By Gustavo Arellano
By R. Scott Moxley
By Alfonso Delgado
By Courtney Hamilton
By Joel Beers
By Peter Maguire
By Charles Lam
By Charles Lam
Moral of the story: Never underestimate an impassioned nurse. Don't get in our way for patient advocacy!
We signed our first CNA contract on Nov. 10, 2003. CNA is a remarkable union because it is about a social movement, an advocacy campaign for patient care and safety. We can only address the staggering health-care needs as a united group of professionals.
In retrospect, I now realize that helping to form a union was the most important thing I could ever have done for my patients. My California RN license dictates that I be a patient advocate. It doesn't suggest or imply. It mandates. Each time I renew my license, I must recommit to that mandate.
Thank you for your article and the light that it brings to this subject. Thank you for providing the forum for the dialogue that will ensue.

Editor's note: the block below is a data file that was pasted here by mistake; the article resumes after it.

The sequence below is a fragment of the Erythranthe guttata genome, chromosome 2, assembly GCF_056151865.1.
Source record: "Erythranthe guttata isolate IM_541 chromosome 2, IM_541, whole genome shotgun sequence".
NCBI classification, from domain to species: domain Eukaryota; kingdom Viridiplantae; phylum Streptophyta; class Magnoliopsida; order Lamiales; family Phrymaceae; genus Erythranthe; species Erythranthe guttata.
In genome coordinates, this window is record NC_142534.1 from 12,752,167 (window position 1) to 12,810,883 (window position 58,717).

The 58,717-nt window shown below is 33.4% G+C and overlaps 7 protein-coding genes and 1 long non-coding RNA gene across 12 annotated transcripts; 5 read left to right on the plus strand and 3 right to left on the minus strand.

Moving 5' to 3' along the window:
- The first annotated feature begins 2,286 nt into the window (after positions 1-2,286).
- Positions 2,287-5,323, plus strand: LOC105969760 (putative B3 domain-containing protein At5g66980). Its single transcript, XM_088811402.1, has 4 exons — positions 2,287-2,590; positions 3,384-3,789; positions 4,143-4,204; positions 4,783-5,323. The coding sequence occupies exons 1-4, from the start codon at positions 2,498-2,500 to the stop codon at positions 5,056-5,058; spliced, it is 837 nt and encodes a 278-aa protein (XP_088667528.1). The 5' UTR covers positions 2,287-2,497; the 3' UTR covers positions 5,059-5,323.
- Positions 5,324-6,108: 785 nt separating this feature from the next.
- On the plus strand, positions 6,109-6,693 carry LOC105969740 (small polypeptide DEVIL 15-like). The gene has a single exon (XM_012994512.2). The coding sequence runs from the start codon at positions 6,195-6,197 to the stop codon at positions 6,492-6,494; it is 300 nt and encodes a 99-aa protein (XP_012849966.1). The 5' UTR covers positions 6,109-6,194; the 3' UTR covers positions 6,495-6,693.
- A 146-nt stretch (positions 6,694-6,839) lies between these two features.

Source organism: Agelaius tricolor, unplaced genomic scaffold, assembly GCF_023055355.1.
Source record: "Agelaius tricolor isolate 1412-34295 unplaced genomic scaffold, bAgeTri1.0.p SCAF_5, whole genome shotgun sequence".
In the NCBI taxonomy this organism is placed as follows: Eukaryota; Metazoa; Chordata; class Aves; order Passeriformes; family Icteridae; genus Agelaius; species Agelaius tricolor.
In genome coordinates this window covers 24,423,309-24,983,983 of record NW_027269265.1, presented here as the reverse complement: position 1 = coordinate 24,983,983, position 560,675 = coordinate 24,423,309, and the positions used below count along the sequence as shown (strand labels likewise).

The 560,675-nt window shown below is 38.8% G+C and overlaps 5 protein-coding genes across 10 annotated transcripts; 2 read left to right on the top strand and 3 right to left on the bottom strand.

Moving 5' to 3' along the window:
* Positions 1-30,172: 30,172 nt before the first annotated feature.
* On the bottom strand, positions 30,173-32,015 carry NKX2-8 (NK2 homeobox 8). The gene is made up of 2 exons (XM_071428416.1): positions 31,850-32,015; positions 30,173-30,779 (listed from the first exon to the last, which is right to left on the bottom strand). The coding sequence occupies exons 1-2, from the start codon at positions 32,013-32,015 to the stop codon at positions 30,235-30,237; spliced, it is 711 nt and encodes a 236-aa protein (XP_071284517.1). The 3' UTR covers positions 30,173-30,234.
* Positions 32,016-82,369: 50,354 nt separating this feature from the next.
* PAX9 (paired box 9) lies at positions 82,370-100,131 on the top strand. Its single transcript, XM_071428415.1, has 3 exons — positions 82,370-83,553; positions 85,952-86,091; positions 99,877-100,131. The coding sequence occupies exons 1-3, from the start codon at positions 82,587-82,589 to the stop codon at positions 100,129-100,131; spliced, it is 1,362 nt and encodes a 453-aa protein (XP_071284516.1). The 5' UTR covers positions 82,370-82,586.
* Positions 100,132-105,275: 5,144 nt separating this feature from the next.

Lavon Divine-Leal, RN, BSN
As a Catholic and longtime employee, I'm appalled that the Sisters of St. Joseph Orange, longtime advocates of fighting for the rights of workers, would let its managers create an environment of intimidation, fear and hostility toward employees who want to exercise their basic human right to self-organization. As caregivers, we are expected to provide quality patient care according to St. Joseph's core values: dignity, excellence, justice and service. But these values seem to be applicable only to patients. The Sisters of St. Joseph of Orange should not let corporate greed dictate how its mission-driven ministry treats workers and their right to vote for a union.
Diane Beard, LVN
St. Joseph's Renal Center
I liked your article [Nick Schou's "Waiting With Red-Baited Breath ," Aug. 24]. I hate to nitpick, but I do not agree with Garden Grove's Main Street being part of Little Saigon. I admit Little Saigon branches out beyond Bolsa Avenue in Westminster, but it is a stretch to include Main Street, Garden Grove.
In addition to that bit of geographical imprecision, in Schou's Aug. 24 article, Scott Meier's last name should be Weimer. Also, Trinh Hoi was misidentified as an "event organizer" and "concert promoter" in the story. Hoi was only an MC for the OC Pavilion event. The Weekly regrets the errors.